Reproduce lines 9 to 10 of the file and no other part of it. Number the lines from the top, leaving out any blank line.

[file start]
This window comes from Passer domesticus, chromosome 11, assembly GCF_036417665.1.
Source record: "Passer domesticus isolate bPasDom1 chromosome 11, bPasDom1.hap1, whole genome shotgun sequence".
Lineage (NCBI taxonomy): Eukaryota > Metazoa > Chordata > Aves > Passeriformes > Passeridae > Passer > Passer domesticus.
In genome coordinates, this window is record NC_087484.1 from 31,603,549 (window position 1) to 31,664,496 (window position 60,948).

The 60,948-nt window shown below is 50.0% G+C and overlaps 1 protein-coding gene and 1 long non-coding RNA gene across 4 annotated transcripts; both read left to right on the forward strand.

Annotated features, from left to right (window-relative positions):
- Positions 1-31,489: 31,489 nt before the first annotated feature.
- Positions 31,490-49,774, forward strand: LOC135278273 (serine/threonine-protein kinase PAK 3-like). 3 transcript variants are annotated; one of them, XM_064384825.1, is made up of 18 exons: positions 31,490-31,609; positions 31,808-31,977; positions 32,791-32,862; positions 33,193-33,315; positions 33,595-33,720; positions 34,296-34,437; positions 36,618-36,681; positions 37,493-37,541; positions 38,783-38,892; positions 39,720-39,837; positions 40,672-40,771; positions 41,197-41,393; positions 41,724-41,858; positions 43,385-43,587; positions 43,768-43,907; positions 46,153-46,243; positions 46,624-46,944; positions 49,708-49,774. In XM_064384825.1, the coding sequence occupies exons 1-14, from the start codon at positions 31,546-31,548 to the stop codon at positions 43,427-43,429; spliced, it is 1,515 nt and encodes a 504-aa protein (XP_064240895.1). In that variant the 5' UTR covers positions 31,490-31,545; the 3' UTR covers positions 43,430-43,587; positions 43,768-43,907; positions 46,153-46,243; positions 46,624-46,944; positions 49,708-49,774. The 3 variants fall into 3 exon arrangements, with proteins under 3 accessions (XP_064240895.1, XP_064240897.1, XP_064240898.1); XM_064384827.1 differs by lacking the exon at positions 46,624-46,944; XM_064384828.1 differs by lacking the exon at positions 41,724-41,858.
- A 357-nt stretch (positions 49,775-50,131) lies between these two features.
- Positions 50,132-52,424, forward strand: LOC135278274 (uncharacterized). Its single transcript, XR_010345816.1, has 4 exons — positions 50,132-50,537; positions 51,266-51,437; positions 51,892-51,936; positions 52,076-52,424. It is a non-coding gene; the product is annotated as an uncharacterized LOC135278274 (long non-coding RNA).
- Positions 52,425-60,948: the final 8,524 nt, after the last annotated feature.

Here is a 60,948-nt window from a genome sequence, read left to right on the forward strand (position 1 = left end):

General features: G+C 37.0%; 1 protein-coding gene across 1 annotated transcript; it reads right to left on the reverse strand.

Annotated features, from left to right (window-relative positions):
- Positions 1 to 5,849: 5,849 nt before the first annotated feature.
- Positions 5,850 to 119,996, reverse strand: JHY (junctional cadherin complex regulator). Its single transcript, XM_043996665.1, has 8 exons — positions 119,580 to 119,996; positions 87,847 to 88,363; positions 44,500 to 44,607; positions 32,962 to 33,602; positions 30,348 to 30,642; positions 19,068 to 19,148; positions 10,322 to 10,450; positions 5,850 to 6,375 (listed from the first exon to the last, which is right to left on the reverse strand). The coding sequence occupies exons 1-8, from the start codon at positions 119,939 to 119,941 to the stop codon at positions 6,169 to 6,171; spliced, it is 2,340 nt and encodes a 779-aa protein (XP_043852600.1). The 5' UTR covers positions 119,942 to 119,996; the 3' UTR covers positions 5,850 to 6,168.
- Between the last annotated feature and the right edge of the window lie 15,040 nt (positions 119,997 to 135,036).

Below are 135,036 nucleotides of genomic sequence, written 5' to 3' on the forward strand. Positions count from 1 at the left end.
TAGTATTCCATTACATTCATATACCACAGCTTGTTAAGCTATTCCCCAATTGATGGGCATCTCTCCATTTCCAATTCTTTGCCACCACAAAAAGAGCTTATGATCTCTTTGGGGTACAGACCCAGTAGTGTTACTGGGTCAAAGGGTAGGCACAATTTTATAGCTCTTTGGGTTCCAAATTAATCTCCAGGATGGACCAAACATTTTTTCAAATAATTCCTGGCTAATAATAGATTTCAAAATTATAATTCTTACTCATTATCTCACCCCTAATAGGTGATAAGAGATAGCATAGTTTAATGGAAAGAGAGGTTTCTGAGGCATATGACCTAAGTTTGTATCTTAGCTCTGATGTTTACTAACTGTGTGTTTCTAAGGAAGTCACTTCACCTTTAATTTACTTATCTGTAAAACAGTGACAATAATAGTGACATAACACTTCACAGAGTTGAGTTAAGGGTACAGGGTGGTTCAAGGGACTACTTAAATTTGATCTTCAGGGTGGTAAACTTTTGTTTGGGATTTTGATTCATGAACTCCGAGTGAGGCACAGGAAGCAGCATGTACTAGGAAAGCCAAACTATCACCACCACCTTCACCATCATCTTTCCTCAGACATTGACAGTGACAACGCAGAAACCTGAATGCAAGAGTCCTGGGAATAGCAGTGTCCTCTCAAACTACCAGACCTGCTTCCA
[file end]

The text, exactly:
- A 357-nt stretch (positions 49,775-50,131) lies between these two features.
- Positions 50,132-52,424, forward strand: LOC135278274 (uncharacterized). Its single transcript, XR_010345816.1, has 4 exons — positions 50,132-50,537; positions 51,266-51,437; positions 51,892-51,936; positions 52,076-52,424. It is a non-coding gene; the product is annotated as an uncharacterized LOC135278274 (long non-coding RNA).